Seafood is a sweet spot in Japanese exports this year that’s pushing sales of food abroad to a record and gaining strength as the yen weakens.
Food shipments increased every month this year through September as the currency fell 4 percent, putting them on course to exceed the all-time high of 436 billion yen ($4.1 billion) in 2013. That contrasts with total exports from Japan, which haven’t recovered to their 2008 peak, even as data yesterday showed increases for motor vehicles, ships and steel.
Demand in Asia and the Middle East for everything from Japanese scallops to the finest cuts of tuna for sashimi is spurring seafood sales that account for about 40 percent of food exports. While cars, machinery and electronics remain powerhouses for Japan, food shipments mean jobs in rural areas and are vital to the Abe administration’s regional revitalization.
“There is no doubt that we’re getting a tailwind from the weaker yen,” said Tatsuya Fujishiro, a director of Koyo Trading Ltd., a Tokyo-based exporter of more than 200 food products including soybean paste, sake and about 60 varieties of fish. Overseas sales, accounting for 60 percent of Koyo’s revenue, rose to a record in the fiscal year through March, he said.
The yen dropped to 110.09 per dollar this month, the weakest point since August 2008, intensifying debate about its impact. It traded at 107.18 at 9:35 a.m. in Tokyo.
The currency is forecast to weaken to 114 to the dollar by the end of 2015, according to the median of estimates compiled by Bloomberg.
Many manufacturers including automakers Honda Motor Co. and Toyota Motor Corp. have already moved a large amount of production overseas, reducing some of the positive effect of exchange rates on exports.
That’s not the case for fishing and farming, notes Masahiko Ariji, an associate professor from Kinki University’s agriculture faculty in Nara, western Japan. The weak yen is a “golden chance” for exports and jobs for regional and rural economies that face aging and declining populations, according to Ariji.
While agriculture, forestry and fisheries account for less than 2 percent of gross domestic product, they employ about 4 percent of the nation’s workforce, data from labor ministry shows.
Prime Minister Shinzo Abe has set goal increasing the value of Japan’s annual food exports to 1 trillion yen by 2020 as he seeks to arrest a demographic decline across the country.
Shipments in this category reached 336 billion yen in the nine months through September, 9 percent higher than the same period in 2013, data from the Finance Ministry yesterday show.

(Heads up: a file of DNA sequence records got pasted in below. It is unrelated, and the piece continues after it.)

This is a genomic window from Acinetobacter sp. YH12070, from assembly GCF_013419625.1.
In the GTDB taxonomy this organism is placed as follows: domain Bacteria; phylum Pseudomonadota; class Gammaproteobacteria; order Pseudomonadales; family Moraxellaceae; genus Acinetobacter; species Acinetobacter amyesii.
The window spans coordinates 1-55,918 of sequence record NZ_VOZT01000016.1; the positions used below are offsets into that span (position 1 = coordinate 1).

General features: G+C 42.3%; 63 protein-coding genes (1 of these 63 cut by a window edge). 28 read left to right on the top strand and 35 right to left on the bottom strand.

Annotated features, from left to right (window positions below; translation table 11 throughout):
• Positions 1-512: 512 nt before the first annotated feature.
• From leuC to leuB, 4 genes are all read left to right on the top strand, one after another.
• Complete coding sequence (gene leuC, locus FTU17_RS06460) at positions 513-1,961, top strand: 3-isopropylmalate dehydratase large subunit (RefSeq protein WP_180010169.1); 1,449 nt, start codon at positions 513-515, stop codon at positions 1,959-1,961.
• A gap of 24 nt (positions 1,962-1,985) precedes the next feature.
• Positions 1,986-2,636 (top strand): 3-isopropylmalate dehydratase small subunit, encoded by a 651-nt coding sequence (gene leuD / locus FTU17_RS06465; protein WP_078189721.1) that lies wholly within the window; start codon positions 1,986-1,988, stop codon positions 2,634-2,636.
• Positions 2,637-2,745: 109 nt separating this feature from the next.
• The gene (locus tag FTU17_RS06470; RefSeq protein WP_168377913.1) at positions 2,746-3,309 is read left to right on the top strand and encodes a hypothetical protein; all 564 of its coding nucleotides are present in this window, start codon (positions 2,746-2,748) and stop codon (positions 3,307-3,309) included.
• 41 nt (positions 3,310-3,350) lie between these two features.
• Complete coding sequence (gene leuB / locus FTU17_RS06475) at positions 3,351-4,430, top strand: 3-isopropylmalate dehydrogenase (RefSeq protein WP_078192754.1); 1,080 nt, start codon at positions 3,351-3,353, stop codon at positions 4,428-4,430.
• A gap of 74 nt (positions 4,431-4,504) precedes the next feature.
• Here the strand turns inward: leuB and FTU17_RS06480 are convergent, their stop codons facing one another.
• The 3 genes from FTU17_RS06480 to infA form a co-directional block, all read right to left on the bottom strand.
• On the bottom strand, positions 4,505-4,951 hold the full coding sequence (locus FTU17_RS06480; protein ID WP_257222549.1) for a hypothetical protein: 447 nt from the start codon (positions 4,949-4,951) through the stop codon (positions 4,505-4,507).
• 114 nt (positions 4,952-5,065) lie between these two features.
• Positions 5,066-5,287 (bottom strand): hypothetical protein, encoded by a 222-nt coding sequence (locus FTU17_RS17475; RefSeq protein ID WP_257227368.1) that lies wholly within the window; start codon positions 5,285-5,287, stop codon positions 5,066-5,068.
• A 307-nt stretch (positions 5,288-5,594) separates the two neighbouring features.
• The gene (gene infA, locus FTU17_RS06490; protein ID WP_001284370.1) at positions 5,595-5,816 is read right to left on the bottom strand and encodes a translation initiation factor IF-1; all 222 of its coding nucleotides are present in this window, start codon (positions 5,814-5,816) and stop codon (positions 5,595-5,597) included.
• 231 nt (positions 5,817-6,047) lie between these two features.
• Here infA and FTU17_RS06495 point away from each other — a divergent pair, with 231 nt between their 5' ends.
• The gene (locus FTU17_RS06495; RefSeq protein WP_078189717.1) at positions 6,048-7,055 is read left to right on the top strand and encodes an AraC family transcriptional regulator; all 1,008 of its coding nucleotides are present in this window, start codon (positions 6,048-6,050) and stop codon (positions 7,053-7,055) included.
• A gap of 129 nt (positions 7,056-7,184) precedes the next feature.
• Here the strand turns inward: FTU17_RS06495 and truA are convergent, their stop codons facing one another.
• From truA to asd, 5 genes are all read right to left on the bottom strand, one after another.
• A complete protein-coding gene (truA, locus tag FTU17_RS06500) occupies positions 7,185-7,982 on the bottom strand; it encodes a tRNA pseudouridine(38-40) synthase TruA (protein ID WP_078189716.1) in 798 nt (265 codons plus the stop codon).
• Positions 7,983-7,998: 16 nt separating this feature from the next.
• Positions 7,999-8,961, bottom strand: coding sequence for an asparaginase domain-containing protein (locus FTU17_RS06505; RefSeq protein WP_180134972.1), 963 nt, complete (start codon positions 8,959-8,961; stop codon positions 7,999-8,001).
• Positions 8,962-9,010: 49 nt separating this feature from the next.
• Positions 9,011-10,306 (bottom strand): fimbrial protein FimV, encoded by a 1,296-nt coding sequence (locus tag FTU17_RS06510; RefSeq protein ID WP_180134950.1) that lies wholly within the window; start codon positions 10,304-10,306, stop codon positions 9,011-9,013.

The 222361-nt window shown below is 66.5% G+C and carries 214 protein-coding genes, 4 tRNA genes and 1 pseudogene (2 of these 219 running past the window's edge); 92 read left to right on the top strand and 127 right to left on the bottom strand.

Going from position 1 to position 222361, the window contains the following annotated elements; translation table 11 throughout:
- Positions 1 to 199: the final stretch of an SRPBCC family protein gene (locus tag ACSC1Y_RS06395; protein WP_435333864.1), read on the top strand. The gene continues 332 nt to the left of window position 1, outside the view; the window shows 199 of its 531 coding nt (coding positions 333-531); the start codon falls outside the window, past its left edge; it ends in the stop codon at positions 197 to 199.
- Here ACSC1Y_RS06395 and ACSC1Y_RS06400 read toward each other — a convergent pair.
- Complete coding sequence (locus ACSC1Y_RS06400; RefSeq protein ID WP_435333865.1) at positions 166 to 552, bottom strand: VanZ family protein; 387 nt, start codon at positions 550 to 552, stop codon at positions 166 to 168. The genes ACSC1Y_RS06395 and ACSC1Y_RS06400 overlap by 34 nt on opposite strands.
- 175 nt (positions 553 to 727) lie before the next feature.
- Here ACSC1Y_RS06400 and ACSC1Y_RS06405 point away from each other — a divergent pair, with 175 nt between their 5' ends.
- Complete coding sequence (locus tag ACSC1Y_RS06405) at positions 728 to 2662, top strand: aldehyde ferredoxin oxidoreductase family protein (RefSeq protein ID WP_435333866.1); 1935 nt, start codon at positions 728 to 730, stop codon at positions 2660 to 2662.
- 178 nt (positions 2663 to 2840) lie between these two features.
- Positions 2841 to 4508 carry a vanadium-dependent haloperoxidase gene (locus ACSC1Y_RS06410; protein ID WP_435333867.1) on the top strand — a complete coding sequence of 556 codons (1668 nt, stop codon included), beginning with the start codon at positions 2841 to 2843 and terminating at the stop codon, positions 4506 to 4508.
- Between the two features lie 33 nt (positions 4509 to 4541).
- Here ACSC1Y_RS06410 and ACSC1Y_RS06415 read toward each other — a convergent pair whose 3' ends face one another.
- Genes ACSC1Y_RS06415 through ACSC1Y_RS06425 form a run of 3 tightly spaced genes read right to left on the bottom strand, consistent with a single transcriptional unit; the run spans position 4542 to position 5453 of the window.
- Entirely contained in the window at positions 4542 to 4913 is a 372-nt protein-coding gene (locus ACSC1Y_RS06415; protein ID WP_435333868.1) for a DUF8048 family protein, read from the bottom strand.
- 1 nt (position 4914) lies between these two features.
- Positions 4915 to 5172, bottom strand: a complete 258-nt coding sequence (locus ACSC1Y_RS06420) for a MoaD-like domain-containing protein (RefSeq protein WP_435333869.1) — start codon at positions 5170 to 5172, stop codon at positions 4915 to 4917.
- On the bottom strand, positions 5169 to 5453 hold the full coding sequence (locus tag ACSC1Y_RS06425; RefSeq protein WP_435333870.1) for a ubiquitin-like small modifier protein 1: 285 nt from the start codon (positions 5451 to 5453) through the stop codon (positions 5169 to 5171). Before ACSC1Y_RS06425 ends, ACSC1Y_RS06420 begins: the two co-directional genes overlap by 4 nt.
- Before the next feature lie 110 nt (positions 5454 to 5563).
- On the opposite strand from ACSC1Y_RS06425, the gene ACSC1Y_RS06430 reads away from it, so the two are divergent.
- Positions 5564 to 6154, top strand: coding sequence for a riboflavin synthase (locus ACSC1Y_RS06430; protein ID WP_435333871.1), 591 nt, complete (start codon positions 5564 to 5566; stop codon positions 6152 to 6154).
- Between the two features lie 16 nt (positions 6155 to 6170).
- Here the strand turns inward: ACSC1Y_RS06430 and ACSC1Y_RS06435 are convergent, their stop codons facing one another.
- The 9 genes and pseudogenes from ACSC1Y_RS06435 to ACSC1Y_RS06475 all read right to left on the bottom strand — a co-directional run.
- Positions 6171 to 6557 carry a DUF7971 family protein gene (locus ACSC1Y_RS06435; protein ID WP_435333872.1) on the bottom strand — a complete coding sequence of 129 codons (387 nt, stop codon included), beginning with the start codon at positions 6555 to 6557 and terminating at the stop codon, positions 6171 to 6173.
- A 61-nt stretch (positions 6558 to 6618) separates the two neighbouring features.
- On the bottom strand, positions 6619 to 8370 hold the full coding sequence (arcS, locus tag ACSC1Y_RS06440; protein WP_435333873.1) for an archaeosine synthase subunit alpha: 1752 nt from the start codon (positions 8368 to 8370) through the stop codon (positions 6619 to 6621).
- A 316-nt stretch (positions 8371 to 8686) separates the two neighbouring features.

Without enough land to compete with farmers on the plains of the U.S., Brazil and Australia, and pressure to roll back its agricultural tariffs, Japan is looking to fisheries, and niche markets ranging from premium beef to fruits and sake.
As overfishing reduces catches on the open seas, Japan is also increasing efforts to farm tuna and other fish.
Kinki University has succeeded in raising tuna from eggs spawned by farmed fish and has entered a venture with the Toyota Tsusho Corp. trading company to start mass farming of blue-fin tuna hatchlings.
The university has sold farmed fish to the U.S. and is considering opening a sushi restaurant in New York to promote its tuna. It already has a shop in Osaka and another in Tokyo’s Ginza shopping district.
The Azuma-Cho Fishery Cooperative, based in Kagoshima on the southern island of Kyushu, said demand for its farmed Japanese amberjack is increasing, particularly in Southeast Asia.
The cooperative, which started exporting farmed amberjack to the U.S. in 1982, has expanded its shipments to more than 20 countries, including Germany, China and Saudi Arabia, said deputy director Katsuhisa Kane.
Tokyo’s Tsukiji fish market, the nation’s biggest seafood-trading hub, is considering acting as an export agent for its members as they pursue sales overseas.
Trial shipments are planned to start next year, with Vietnam as the first destination, said Naohide Kametani, an executive director at the Wholesales Co-Operative of Tokyo Fish Market, which represents about 700 traders at Tsukiji.
Hiroshige Seko, Abe’s deputy chief cabinet secretary and the grandson of Kinki University’s founder, is one of the strongest advocates of seafood and agriculture shipments abroad.
“The weakening yen is definitely providing a boost,” said Seko. “We have good chance right now with Japan’s food exports.”